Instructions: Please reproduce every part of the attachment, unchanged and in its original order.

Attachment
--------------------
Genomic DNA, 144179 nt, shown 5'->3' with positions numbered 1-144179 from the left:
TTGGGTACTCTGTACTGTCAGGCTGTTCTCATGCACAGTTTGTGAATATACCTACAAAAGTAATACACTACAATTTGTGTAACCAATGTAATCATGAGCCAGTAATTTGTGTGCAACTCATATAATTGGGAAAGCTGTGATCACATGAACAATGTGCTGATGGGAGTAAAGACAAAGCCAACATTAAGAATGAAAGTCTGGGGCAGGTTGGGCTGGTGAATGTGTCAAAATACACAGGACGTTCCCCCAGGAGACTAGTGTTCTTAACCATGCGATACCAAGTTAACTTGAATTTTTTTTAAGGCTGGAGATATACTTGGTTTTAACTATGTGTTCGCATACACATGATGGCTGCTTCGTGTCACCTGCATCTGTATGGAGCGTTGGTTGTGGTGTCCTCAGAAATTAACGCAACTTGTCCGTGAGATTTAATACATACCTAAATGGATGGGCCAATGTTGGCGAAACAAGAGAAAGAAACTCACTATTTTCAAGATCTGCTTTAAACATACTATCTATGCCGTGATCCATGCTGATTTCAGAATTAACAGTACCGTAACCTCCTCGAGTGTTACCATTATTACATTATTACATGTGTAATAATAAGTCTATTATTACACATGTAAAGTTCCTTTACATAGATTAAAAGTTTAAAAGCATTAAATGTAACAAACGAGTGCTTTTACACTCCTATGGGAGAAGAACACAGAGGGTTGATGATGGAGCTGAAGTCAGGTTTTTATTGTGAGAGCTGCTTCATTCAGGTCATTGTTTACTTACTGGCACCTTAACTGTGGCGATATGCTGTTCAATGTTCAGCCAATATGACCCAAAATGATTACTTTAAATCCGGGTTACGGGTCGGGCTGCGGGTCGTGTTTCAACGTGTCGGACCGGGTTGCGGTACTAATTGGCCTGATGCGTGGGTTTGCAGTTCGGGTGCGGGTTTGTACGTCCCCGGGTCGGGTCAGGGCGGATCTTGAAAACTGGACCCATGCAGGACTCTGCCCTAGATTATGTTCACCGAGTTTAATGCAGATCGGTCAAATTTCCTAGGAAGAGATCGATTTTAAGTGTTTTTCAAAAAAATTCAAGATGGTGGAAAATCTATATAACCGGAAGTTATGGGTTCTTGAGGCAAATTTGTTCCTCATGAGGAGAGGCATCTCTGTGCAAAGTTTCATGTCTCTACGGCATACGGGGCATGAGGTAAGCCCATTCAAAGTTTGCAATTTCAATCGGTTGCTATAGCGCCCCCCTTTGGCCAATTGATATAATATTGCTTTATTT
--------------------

Genomic DNA, 144179 nt, shown 5'->3' with positions numbered 1-144179 from the left:
TTGGGTACTCTGTACTGTCAGGCTGTTCTCATGCACAGTTTGTGAATATACCTACAAAAGTAATACACTACAATTTGTGTAACCAATGTAATCATGAGCCAGTAATTTGTGTGCAACTCATATAATTGGGAAAGCTGTGATCACATGAACAATGTGCTGATGGGAGTAAAGACAAAGCCAACATTAAGAATGAAAGTCTGGGGCAGGTTGGGCTGGTGAATGTGTCAAAATACACAGGACGTTCCCCCAGGAGACTAGTGTTCTTAACCATGCGATACCAAGTTAACTTGAATTTTTTTTAAGGCTGGAGATATACTTGGTTTTAACTATGTGTTCGCATACACATGATGGCTGCTTCGTGTCACCTGCATCTGTATGGAGCGTTGGTTGTGGTGTCCTCAGAAATTAACGCAACTTGTCCGTGAGATTTAATACATACCTAAATGGATGGGCCAATGTTGGCGAAACAAGAGAAAGAAACTCACTATTTTCAAGATCTGCTTTAAACATACTATCTATGCCGTGATCCATGCTGATTTCAGAATTAACAGTACCGTAACCTCCTCGAGTGTTACCATTATTACATTATTACATGTGTAATAATAAGTCTATTATTACACATGTAAAGTTCCTTTACATAGATTAAAAGTTTAAAAGCATTAAATGTAACAAACGAGTGCTTTTACACTCCTATGGGAGAAGAACACAGAGGGTTGATGATGGAGCTGAAGTCAGGTTTTTATTGTGAGAGCTGCTTCATTCAGGTCATTGTTTACTTACTGGCACCTTAACTGTGGCGATATGCTGTTCAATGTTCAGCCAATATGACCCAAAATGATTACTTTAAATCCGGGTTACGGGTCGGGCTGCGGGTCGTGTTTCAACGTGTCGGACCGGGTTGCGGTACTAATTGGCCTGATGCGTGGGTTTGCAGTTCGGGTGCGGGTTTGTACGTCCCCGGGTCGGGTCAGGGCGGATCTTGAAAACTGGACCCATGCAGGACTCTGCCCTAGATTATGTTCACCGAGTTTAATGCAGATCGGTCAAATTTCCTAGGAAGAGATCGATTTTAAGTGTTTTTCAAAAAAATTCAAGATGGTGGAAAATCTATATAACCGGAAGTTATGGGTTCTTGAGGCAAATTTGTTCCTCATGAGGAGAGGCATCTCTGTGCAAAGTTTCATGTCTCTACGGCATACGGGGCATGAGGTAAGCCCATTCAAAGTTTGCAATTTCAATCGGTTGCTATAGCGCCCCCCTTTGGCCAATTGATATAATATTGCTTTATTT